Morning session

On the fifth and final day of the second Meeting of Governmental Experts, the importance of the UNPoA and the ITI were once again emphasized, being globally recognized instruments. Member States urged each other to make use of these instruments that are already in place, to whatever extent possible in their respective countries. Other international instruments were also mentioned during the session, in particular the Arms Trade Treaty (ATT) and UN Security Council Resolutions. Member States including Austria, Belgium, Germany, Greece, Guatemala, and Sweden noted the importance of the possibility of synergies by using these international instruments and UNSC resolutions together. Cuba and Egypt, on the other hand, expressed that the UNPoA and ATT are two very different mechanisms and documents, and the difference should be more clearly distinguished by member states.

The issue of ammunition and marking and tracing thereof were mentioned by numerous member states. Australia, Austria, Brazil, CARICOM, Guatemala, New Zealand, Nigeria, Portugal, and Sweden all believed that the issue of ammunition should be considered for further discussion. CARICOM encouraged technology transfer and information sharing among member states. Nigeria suggested that ammunition should be included in the ITI, while Portugal stated that ammunition should be considered in the UNPoA. Russian Federation, on the other hand, felt that the UNPoA did not need any changes made to the document. Brazil shared that all ammunition sold to the Brazilian government are marked. New Zealand also stated that in their country, ammunition can only be given with a license, and reminded member states that a weapon is ultimately useless without ammunition, thus the importance of discussions on ammunition.

Sweden raised the issue of education and awareness, emphasizing the importance of gun control, since guns do not fire by themselves, but rather by individuals who possess them. Sweden also raised the issue of permits. Many other member states agreed with the importance of education and awareness. The importance of international cooperation and assistance was once again reiterated by many member states.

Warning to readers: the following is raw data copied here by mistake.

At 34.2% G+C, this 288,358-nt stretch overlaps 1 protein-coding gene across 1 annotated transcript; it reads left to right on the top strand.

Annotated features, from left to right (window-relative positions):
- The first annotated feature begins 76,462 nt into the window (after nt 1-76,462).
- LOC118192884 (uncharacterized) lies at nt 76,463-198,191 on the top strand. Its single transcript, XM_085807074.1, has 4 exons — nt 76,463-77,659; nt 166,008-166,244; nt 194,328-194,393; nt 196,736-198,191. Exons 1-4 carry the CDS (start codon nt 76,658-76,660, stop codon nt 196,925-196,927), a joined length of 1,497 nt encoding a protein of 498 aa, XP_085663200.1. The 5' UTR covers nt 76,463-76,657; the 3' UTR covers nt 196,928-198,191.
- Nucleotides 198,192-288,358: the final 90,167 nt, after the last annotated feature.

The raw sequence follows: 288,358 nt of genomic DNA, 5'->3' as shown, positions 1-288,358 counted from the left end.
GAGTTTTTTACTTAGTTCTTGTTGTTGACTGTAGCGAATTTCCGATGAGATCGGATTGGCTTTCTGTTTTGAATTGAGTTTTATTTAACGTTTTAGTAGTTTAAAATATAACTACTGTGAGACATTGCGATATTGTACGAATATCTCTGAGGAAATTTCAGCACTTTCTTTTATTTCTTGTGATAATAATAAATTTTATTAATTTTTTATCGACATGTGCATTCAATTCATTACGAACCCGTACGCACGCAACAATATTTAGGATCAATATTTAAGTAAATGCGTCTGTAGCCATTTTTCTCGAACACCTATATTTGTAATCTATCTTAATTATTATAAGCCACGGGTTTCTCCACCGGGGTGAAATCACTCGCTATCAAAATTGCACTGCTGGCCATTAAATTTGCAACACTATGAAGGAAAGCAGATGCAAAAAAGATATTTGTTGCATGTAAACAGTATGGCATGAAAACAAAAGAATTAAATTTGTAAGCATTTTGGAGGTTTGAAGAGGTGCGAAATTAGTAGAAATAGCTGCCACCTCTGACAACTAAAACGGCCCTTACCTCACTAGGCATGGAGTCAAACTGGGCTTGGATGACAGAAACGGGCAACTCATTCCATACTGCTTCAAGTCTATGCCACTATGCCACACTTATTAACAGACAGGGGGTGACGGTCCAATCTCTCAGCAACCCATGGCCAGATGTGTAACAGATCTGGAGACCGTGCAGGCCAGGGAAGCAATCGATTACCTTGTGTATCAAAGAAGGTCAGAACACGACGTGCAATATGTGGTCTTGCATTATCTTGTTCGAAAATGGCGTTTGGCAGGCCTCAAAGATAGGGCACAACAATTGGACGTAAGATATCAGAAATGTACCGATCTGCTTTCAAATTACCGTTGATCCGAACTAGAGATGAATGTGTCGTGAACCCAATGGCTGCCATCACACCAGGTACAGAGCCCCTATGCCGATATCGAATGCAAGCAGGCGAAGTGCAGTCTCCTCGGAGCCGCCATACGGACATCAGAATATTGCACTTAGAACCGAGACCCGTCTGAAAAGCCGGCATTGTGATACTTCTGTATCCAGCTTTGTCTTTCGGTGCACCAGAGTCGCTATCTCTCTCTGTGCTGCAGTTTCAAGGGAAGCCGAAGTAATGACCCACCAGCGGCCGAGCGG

After statements from member states, the Chair opened the floor for suggestions to the draft of the Chair’s summary of the meeting. Algeria, Belgium, Caricom, Cuba, Germany, India, Iran, Japan, Morocco, the US, and Venezuela all made minor suggestions to the Chair in order for the Chair’s summary to be more concise and provide more clarity.

Afternoon session

The afternoon session saw the continuation of the informal consultation on the Chair’s Summary. European Union wished to support the view of inclusion of ammunition and the synergies of ATT and ITI in the draft report, and promised its continued support and implementation of international assistance and knowledge and technology transfers.

The meeting then proceeded to consider Agenda Item 10, “Consideration and adoption of the report of the meeting.” The Chair noted the circulation of the draft Chair’s Summary, and asked the meeting to consider and adopt it. Algeria, Argentina, Cuba, Ecuador, Islamic Republic of Iran, Morocco and New Zealand took to the floor to make comments and suggestions. Algeria, Argentina, Cuba and Ecuador expressed concerns over the number of blanks within the report. Islamic Republic of Iran and Morocco suggested methods to clarify and best reflect the outcome of the meetings.

After a short break to resolve the issues at hand with the contending states, the Chair ran through the Summary paragraph by paragraph to be approved by the meeting. The Chair’s Summary was subsequently approved and authority entrusted to the Chair and the Secretariat to complete the report after the meeting’s conclusion. Morocco, Saint Vincent and the Grenadines (representing CARICOM) and Sierra Leone took the floor to make concluding remarks. Saint Vincent and the Grenadines highlighted the need for further international cooperation and knowledge and technology transfers, as well as the major challenge posed by training and capacity-building. Sierra Leone called on NGOs to help states assess and manage stockpiles and the UNODA to further efforts in transfer of knowledge and weapons destruction.

The Chairs draft summary of MGE2 can be found here: